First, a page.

Interior design is all about the aesthetics, feng shui, and how the things in the room make a person feel when they walk in, whether that is the owner or one of their guests. However, security is very important as well, but nothing ruins the look of a room like a security camera. Or does it?
Security cameras and alarm sensors don’t have to be a detractor from your interior design. Here are a few ways you can make them work while not ruining the vibe of your room. Of course, the first step is to make sure you select the proper camera for your needs.
The best ones for interior design will be like the Nest Cam. It comes with several mounting options, from a base that simply allows you to set it on a table to magnetic or screw mounts that allow you to attach it to walls or metal surfaces.
These options are important when you are deciding where to place your cameras, and how best to deal with them in relation to your interior design.
Hide the Cameras
One of the most obvious options is to hide the cameras. This simply means that you use plants on a shelf, books, or even such extremes as mounting the camera inside of a wall or shelf to hide the fact that it is even there.
This method can be effective, however, there is a risk: hiding the camera so others cannot see it also means the camera itself cannot “see” as well. This means you may be creating blind spots while hiding it, potentially creating issues that would interfere with the cameras function.
Still, if done correctly and without creating any blind spots, hiding cameras can be one of the best ways to keep them from interfering with your interior design and the feng shui in your room.
Cover the Cameras
Another option is to cover or disguise the cameras. There are several ways you can do this to keep the cameras from being seen, or at least keep their visual impact to a minimum.
- Use light boxes the color of walls to disguise cameras. While someone can still see the lens, if done correctly the boxes can be hidden in corners or alcoves where they are much less obvious.
- Use fabrics with strategic holes. Disguised pillows, blankets, curtains and other fabrics can be used to cover cameras without interfering with their ability to see and record what is going on.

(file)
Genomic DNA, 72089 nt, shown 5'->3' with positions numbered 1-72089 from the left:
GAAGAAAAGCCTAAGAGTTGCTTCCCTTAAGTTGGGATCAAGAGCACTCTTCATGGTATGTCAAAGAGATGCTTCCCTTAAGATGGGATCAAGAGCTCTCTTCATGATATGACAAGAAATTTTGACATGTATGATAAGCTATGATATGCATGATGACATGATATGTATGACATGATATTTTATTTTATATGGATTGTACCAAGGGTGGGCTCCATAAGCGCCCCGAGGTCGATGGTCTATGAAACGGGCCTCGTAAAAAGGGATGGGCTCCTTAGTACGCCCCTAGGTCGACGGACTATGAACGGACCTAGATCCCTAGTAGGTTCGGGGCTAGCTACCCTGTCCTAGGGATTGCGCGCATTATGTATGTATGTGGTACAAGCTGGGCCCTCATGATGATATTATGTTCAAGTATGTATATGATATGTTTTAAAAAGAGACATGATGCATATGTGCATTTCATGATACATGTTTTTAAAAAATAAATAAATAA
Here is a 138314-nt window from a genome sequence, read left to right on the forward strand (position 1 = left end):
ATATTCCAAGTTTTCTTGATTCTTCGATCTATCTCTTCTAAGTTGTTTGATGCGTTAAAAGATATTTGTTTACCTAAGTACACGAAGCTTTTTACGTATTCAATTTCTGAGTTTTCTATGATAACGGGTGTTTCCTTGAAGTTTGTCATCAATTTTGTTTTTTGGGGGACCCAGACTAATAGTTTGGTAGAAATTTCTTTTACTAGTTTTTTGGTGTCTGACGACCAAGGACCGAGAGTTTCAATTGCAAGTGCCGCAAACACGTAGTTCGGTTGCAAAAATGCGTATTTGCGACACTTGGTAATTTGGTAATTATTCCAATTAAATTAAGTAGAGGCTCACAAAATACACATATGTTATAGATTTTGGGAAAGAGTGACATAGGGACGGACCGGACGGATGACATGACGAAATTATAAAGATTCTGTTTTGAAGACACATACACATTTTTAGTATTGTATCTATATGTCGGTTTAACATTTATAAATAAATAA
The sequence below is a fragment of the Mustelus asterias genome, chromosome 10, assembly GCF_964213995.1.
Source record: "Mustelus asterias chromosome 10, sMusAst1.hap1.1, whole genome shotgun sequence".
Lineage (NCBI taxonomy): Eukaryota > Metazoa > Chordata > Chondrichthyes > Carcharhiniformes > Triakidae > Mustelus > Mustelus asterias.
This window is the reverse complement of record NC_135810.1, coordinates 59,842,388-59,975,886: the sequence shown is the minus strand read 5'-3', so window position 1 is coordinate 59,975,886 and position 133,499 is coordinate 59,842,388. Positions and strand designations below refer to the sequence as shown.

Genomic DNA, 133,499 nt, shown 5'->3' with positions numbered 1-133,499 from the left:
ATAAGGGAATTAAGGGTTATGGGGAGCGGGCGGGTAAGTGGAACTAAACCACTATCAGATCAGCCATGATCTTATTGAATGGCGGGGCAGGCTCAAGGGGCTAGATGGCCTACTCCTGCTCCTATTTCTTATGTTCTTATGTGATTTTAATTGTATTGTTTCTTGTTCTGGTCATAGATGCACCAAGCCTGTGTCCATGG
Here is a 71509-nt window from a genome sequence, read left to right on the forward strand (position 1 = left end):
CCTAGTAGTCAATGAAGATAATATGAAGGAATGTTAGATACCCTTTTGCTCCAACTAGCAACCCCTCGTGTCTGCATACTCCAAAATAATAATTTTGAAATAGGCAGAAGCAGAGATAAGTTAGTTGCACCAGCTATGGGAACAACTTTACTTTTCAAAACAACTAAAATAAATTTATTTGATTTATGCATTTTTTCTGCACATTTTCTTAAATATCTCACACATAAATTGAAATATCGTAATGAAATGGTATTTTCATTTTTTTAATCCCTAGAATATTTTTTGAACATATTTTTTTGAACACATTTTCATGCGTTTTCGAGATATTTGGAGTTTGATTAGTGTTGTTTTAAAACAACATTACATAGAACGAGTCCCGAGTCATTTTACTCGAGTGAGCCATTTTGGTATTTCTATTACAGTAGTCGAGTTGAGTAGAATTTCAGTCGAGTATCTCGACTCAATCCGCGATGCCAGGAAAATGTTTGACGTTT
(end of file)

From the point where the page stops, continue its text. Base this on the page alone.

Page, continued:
- Mount cameras inside other decorations. Mounting cameras inside a picture frame, a specially designed statue, or another decorative item allows them to be covered and yet still function properly.
The advantage of covering cameras is that it is not obvious to an intruder where they are, so they are less likely to attempt to disable or avoid them.
Integrate Cameras with Other Features
Sometimes the answer is obvious. Modern cameras look good, and no longer have long, thin bodies that make them obviously stand out. Some are round or square, and rather compact. You can integrate a camera into the center of a photo or art collage just as if it were another piece of art on the wall.
They can also sit on shelves, as a part of a display of collectables or other home décor. Placed properly in a candle display or with other items on a shelf, they can be both attractive and far from obvious.
Sometimes the best way to not make something stand out is to not hide it, but simply make it seem like it belongs. If you choose the right camera design, one that fits with your current décor scheme anyway, it can be easy to integrate it with displays you already have.
Keep Cameras in the Open
The other option is to simply keep cameras in the open. Leave them where people can see them, and where it is obvious what they are and the purpose they serve. For the most part, people understand both the need for security and privacy, and as long as the cameras are not simply downright ugly or intrusive, they don’t have to look bad.
Remember that there are many manufacturers of cameras, and just as many styles and colors. You can find ones that match your current design, your decorating theme, and even blend well into your wall colors.
Cameras and security devices don’t have to be ugly and detract from your interior design or your décor. The options are plentiful. Whether you plan to hide them, cover them, integrate them into your design or simply leave them out in the open, you can do so without interrupting the flow or mood of your room.
All you need is a little creativity and openness to the right kind of ideas, and your cameras can look and feel like they belong.